It was lovely to see Burgundy back after his long lay-off, and the staff at The Jockey were thrilled to provide him with his ham, egg and chips once more.  While people finished eating there was a bit of chit chat, which extended into lots and lots of chit chat after people had finished eating.  Green explained that this was likely his last visit until September, while Lime commented that he had enjoyed Villagers so much last time that he’d bought a copy for himself.  He hadn’t realised that it had only just been released, and this led into a discussion about KickStarter and why people might be prepared to support a project months, possibly years in advance of its arrival.  This encouraged Ivory to show off his latest acquisition, Tiny Epic Mechs, a cool little game with meeples that can hold weapons or wear mech suits, and came with some KickStarter exclusive content.

Tiny Epic Mechs
– Image by boardGOATS

Eventually, after several attempts to get people playing games, Blue made an executive decision.  She split the group into a three and a four, with the four playing the “Feature Game”, Hook! and left the remaining three to sort themselves out.  Hook! is a very, very silly game where players are trying to place square cards over other cards, orienting them so that the holes pick out certain features and not others.  The game is played simultaneously, with each player first drawing a “target” card, taking a look at it and placing it in the middle.  Each player then chooses one of their three “aim” cards, each with a different arrangement of three holes, and places it over one of the target cards.

Hook!
– Image by boardGOATS

Cat-like, each player starts with nine lives, and, for every picture of their character that someone picks out with their aim card, they lose a life.  If they manage to hide behind a barrel or a crate, that protects them from cannon fire, but not from a grenade, which destroys all barrels and crates and causes everyone to lose a life.  Catching a “black pirate” in their sights allows the player to choose which of their opponents suffers.  Rum, on the other hand, helps to deaden the pain and restores a life, even bringing a pirate back from the brink of death if they lose their last life, but manage to take a swig of grog in the same round.  There are two aims to the game:  firstly, a player needs to survive till the end, and secondly finish with the most parrots—any target card where a parrot was visible through the sights is kept and the parrots added up at the end of the game.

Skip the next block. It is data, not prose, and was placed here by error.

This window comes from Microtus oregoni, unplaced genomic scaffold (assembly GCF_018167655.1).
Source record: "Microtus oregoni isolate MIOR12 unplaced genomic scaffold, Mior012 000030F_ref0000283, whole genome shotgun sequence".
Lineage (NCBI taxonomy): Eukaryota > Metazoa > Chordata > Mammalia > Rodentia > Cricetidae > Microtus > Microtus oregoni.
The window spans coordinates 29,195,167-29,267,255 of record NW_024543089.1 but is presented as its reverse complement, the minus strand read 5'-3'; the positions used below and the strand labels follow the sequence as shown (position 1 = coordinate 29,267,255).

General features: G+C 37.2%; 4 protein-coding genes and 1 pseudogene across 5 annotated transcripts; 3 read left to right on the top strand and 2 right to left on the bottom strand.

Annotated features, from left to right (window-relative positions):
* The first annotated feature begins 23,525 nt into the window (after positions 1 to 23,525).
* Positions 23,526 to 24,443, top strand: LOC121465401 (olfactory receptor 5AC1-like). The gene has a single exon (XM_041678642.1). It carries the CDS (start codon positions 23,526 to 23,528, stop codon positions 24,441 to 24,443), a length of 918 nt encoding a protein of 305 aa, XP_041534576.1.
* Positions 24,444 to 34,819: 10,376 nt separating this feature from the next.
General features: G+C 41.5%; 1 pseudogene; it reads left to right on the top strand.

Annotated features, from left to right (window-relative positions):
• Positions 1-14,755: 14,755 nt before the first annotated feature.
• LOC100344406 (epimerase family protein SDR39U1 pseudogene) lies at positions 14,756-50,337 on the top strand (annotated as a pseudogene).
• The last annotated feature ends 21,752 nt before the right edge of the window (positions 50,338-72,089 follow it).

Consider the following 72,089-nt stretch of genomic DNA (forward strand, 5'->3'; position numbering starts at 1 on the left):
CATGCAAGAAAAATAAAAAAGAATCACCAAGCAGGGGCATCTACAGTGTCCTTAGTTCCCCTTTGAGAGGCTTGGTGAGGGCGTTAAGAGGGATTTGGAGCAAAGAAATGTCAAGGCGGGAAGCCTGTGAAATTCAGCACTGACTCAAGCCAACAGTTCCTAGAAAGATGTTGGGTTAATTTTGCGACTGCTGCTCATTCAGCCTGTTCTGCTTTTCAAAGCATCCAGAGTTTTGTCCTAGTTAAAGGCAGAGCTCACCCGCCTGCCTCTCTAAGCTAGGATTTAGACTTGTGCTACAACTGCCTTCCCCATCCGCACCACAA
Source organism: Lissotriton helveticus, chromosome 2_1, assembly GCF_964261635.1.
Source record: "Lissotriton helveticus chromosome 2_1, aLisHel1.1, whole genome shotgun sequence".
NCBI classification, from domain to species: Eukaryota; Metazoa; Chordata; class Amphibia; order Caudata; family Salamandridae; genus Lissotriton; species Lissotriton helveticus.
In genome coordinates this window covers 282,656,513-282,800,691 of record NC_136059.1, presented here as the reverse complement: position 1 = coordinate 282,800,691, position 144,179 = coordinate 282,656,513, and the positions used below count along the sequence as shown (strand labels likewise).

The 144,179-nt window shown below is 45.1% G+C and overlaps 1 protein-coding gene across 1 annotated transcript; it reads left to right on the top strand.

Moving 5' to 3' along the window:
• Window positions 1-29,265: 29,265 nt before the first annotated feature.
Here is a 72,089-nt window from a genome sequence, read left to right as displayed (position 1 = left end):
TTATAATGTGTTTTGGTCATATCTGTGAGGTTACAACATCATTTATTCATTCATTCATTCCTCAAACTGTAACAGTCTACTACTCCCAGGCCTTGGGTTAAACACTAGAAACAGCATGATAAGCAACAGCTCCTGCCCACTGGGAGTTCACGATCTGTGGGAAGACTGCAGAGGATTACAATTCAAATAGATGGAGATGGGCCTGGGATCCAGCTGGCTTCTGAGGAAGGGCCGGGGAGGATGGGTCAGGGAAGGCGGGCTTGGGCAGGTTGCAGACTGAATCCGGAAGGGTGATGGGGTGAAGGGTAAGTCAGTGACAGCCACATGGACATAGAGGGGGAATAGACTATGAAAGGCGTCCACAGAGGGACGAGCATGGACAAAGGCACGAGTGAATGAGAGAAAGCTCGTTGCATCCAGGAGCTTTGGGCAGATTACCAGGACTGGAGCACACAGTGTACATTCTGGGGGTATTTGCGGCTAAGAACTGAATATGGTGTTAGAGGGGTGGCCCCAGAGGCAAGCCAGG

Hook!
– Image by boardGOATS

The pirates come in three colours, red, blue and yellow, and two types (“sailors” and “captains”), with the colour distinction being much, much more obvious than the difference between sailors.  Thus, with the stress induced by the time pressure of the game, the potential for picking out a captain instead of a sailor is much larger than picking red instead of yellow for example.  This means that with more than three players, it is better to play with pairs of colours and team play is recommended.  Therefore, Blue and Lime played as one team, and Mulberry and Pine played as the other.  Pine commented, “I thought we didn’t do cooperative games,” which led to a discussion of what these were and the promise that one would be the “Feature Game” next time (probably Forbidden Island or maybe Flash Point: Fire Rescue).